Morgan Freeman has been selected by the American Film Institute’s (AFI) Board of Trustees to receive the 39th AFI Life Achievement Award, the highest honor for a career in film, it was announced today by Sir Howard Stringer, Chair of the AFI Board of Trustees.
NEW YORK — Nearly six months after Walter Cronkite’s death, his voice is leaving the ‘CBS Evening News.’
His introduction of anchor Katie Couric was replaced Monday by a voiceover featuring actor Morgan Freeman.
The legendary CBS News anchor recorded the introduction, played at the beginning of most newscasts, when Couric started at CBS in 2006. Cronkite’s voice was kept on the air even after his death July 17.
“As comforting as it is to look back on the great career that Walter had, we’re looking forward now and we just felt it was the right time to make the move that at some point had to be made,” said CBS News and Sports President Sean McManus. “This seemed like the appropriate time since Walter’s passing to make the move.”
Having Freeman on board gives CBS the flexibility to record different intros when Couric has special reports and is on location, he said.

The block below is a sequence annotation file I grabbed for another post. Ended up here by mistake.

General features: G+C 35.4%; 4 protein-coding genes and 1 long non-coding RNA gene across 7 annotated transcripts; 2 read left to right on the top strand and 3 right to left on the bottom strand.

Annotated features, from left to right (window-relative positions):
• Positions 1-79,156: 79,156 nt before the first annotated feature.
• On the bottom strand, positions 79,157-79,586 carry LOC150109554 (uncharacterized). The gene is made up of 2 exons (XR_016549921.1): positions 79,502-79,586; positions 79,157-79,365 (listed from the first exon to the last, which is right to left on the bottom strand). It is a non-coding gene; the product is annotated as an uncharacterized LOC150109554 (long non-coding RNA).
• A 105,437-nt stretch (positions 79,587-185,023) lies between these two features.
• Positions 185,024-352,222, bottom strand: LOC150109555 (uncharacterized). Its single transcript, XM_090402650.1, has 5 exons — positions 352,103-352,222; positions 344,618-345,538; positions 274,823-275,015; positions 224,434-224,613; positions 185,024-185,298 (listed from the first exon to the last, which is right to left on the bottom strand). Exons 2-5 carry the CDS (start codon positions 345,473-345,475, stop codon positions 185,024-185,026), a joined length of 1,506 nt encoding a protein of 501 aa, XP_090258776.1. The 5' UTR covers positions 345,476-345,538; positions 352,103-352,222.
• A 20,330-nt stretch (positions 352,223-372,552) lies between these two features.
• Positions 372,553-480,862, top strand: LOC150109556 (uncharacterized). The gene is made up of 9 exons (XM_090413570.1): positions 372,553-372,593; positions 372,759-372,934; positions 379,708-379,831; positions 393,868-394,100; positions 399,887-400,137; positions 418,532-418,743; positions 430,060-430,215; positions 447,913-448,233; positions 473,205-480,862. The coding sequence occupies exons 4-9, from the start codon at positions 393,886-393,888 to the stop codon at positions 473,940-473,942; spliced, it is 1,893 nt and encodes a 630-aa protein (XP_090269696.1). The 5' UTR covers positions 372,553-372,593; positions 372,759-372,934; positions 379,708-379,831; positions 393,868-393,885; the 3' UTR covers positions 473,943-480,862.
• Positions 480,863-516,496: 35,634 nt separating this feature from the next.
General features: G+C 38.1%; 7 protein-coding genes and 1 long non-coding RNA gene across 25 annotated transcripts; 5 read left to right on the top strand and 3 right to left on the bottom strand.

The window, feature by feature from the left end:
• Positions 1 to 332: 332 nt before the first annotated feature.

CBS has replaced Cronkite with a generic voice over the past few months when it wanted to highlight something special.
The change also gives the network more consistency, McManus said.
There are sports movies and there’s ‘Invictus,’ the latest film from Clint Eastwood starring Morgan Freeman as Nelson Mandela, who, shortly after his presidential win in South Africa, tried to unite the country through the game of rugby.
While the sport itself isn’t as popular or familiar as football, basketball or baseball, the Oscar-worthy performances given by Freeman and Matt Damon are reasons enough to plan a trip to the theater.
‘Invictus’ marks the third time that Freeman and Eastwood have collaborated. The two worked together in ‘Unforgiven’ and ‘Million Dollar Baby.’ With this film, Morgan’s portrayal of Mandela is nearly flawless, as if playing the role was his calling. He has Mandela’s mannerisms and voice down pat. Damon, who always holds his own on screen, does more with his stares and actions than his dialogue.
Overall, the film is a vibrant, colorful and universally appealing.